It’s a huge business, these mementos of a loved one’s passing. I find that for several hours I can let myself be involved in the beautiful gems and the luminous glass art that I can make of Michael’s ashes while he looks at large varieties of online urns. We talk about it and I show him some of the art that’s been made of ashes. It’s all very calm and chummy, even fun, and then suddenly I realize what we’re doing and it all comes crashing down. My heart is thunderstruck by the calamity of loss, by the looming emptiness of his passing.

“It’s all just stuff!” I say, and I start to cry. Michael knows exactly what I mean. He comes over and hugs me and we cry together. It is this being held that is real and raw and true.

But what I’m really being struck by is the whole idea of being able to “pre-plan” for death. We all want to have control, and it actually makes sense to think ahead, to have things done that can get done, to face into what the loss will mean in its small and necessary details.

But can any of us ever really pre-plan for death? I mean, I feel I’ve been preparing myself for a long time now. I’ve seen Michael’s death a thousand times. And I know that he has too. And yet, neither of us has any real idea of what his dying and death will be like. This is only my ego talking, only my ego trying to prepare me for that which is beyond control. And if this time has taught me anything it’s that there is no control over dying and death, and really, not much control over many of the events that happen to us in this life.

I feel my fear scrambling to protect me from the inevitable and I realize that the writing, the art, and the deep conversations are all an attempt to face into, and also to avoid, the pain. But there is no escape. When it actually happens, I have no idea how I’ll respond.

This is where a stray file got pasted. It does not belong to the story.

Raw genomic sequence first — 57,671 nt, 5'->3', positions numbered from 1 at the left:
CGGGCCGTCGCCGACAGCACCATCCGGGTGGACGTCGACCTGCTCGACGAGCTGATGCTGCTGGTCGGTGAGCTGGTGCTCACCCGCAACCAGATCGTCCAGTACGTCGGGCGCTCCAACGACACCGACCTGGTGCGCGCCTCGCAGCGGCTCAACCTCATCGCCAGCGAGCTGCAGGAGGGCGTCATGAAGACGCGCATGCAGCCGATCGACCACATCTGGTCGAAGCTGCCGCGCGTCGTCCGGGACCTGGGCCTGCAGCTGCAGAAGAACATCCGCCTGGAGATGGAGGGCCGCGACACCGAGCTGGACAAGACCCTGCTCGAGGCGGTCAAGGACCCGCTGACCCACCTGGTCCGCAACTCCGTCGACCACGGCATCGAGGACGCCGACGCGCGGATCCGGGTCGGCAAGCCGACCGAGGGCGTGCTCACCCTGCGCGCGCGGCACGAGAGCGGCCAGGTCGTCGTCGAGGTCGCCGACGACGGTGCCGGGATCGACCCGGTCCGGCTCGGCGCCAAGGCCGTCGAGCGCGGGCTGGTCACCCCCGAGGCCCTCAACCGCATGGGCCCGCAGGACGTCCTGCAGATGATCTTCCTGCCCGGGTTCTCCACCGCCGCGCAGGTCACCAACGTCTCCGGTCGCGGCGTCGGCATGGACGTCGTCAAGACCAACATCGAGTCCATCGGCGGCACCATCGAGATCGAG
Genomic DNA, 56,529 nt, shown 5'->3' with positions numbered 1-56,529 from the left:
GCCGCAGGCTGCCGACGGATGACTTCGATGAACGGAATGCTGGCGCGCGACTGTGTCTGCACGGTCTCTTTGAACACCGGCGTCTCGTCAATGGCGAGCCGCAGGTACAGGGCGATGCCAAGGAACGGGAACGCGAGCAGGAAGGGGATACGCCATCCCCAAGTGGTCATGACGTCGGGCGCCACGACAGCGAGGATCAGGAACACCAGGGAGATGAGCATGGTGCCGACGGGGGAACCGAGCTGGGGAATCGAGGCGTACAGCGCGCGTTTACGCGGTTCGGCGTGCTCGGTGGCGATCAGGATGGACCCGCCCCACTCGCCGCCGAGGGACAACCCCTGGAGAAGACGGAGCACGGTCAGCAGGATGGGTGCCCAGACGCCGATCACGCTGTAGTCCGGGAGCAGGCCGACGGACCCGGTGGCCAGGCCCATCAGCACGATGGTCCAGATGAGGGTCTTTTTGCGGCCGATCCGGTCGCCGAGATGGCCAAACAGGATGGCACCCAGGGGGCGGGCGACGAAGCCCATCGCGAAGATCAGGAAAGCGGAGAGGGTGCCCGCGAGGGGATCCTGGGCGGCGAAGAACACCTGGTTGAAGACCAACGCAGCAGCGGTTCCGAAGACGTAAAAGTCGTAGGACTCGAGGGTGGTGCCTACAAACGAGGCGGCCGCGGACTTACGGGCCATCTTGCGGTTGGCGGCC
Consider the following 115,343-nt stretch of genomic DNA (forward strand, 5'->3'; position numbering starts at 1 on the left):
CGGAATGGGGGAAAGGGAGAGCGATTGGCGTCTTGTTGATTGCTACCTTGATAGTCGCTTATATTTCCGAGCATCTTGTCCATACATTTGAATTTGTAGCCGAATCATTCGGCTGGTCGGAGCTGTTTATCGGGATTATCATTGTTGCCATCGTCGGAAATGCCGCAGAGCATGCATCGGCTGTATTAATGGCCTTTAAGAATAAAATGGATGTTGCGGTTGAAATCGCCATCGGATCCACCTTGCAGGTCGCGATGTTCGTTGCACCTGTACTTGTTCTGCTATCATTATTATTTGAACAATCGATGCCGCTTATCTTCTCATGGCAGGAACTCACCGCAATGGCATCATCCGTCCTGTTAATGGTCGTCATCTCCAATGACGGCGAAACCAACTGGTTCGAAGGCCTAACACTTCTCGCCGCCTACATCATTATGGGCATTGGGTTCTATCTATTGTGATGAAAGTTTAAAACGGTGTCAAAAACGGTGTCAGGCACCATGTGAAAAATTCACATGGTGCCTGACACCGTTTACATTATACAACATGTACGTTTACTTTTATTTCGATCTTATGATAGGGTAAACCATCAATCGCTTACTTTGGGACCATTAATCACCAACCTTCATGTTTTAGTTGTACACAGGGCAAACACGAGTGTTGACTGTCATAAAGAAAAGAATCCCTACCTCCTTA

I ask Michael to write his obituary because there are things about him that I don’t know – and I certainly don’t know what he wants to have said about himself after he dies. He spends several days at this, and when I finally read it I know that it is a wonderful remembrance of his life.

So now we have ideas about cremation, about ashes, about obituaries. But there’s really no way I can “plan” for the event of his death, or for that matter, the event of my own. I find myself moving again into the vast realm of not knowing which seems to be the only true place to anchor myself. It’s a hard practice, finding an anchor in the Unknown, but as I keep learning, it’s the only practice worth doing. It forces me to choose to have complete faith in the process that’s unfolding.

I go back to meditation and I’m taken to a wide open field, opaque and yet brightly lit. There is a continuous fountain of evolving energies arising in this openness, unformed and wild. And, paradoxically, there is nothing here but the confrontation with mortality and the absolute certainty of love. In this place I am told that this is how the Mystery awaits us all, a sudden collapse of events bringing an end to the body, a bright loving light guiding the soul into the unknown.

Author: candidasblog

I am a mind-body psychologist with almost 40 years of clinical experience in which I integrate various aspects of spiritual understanding to help others heal. My husband, Michael, is also a mind-body psychologist and we founded an integrative medicine center together in 1997 called Eastwind Healing Center. In August, 2016 my husband was diagnosed with a life-threatening illness called Amyloidosis. Four months before this, he became enlightened. This has changed almost every aspect of our lives and this blog is an attempt to understand and articulate how spirituality can inform and strengthen the journey through mortal illness.